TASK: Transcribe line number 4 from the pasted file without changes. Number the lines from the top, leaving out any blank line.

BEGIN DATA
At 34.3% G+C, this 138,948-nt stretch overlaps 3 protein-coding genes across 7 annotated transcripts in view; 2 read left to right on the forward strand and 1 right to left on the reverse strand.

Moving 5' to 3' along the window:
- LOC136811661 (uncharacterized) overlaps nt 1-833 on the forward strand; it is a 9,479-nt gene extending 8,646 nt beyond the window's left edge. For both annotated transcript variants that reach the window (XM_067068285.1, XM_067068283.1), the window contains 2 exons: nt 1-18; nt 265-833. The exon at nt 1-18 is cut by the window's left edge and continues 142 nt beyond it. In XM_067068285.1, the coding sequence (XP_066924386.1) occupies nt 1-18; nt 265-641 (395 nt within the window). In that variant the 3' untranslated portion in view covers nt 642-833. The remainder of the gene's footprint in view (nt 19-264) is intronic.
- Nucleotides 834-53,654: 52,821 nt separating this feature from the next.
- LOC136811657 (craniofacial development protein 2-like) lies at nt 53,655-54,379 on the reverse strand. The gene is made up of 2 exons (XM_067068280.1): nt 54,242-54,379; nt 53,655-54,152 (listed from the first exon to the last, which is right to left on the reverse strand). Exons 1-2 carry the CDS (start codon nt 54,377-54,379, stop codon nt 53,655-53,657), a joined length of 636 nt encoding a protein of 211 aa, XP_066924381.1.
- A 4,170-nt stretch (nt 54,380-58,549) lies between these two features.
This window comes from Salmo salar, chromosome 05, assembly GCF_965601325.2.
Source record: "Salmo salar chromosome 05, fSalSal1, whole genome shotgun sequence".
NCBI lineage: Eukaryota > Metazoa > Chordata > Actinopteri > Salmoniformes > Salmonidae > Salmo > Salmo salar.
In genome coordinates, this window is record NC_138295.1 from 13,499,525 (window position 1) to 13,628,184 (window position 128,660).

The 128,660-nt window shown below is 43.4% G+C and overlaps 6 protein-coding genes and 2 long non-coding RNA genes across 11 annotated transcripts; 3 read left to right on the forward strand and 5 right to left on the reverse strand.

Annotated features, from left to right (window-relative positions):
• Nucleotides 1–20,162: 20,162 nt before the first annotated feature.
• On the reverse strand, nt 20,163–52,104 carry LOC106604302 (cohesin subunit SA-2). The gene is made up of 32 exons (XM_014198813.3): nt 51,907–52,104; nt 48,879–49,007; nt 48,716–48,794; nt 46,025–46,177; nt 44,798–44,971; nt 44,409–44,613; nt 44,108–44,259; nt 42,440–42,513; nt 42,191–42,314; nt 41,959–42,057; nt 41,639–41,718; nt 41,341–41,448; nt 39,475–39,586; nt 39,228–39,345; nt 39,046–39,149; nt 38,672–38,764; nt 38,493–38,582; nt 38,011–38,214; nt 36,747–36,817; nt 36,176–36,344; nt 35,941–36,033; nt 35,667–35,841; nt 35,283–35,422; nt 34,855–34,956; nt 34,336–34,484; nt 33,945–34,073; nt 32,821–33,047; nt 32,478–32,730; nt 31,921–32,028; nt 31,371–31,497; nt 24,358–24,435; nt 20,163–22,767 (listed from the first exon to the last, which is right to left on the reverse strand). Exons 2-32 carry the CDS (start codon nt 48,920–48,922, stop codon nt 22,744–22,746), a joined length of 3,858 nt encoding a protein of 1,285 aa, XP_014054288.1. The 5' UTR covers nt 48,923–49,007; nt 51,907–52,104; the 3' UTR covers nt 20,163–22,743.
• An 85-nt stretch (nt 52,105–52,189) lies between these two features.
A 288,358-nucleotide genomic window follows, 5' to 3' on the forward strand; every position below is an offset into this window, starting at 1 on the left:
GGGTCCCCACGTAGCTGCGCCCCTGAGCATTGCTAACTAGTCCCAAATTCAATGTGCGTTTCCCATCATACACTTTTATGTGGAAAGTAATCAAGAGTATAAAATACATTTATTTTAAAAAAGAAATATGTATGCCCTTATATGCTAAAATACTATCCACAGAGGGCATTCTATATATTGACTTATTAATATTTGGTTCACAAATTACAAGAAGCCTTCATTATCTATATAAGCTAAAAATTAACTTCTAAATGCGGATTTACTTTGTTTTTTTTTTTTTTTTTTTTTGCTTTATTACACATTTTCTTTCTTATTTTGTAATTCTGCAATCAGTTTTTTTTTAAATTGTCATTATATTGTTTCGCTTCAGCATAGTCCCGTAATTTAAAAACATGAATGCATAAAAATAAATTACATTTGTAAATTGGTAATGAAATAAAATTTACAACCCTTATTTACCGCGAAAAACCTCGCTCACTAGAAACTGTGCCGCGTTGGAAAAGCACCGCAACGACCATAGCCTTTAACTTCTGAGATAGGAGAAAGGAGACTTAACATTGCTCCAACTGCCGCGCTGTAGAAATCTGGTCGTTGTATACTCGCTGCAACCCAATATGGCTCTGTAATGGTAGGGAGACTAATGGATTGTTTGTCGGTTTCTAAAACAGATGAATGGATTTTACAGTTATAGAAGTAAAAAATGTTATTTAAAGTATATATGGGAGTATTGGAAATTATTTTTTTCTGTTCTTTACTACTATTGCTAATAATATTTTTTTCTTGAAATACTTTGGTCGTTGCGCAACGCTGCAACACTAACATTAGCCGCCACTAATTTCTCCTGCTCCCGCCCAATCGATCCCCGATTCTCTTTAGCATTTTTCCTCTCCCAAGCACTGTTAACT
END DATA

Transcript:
- Nucleotides 834-53,654: 52,821 nt separating this feature from the next.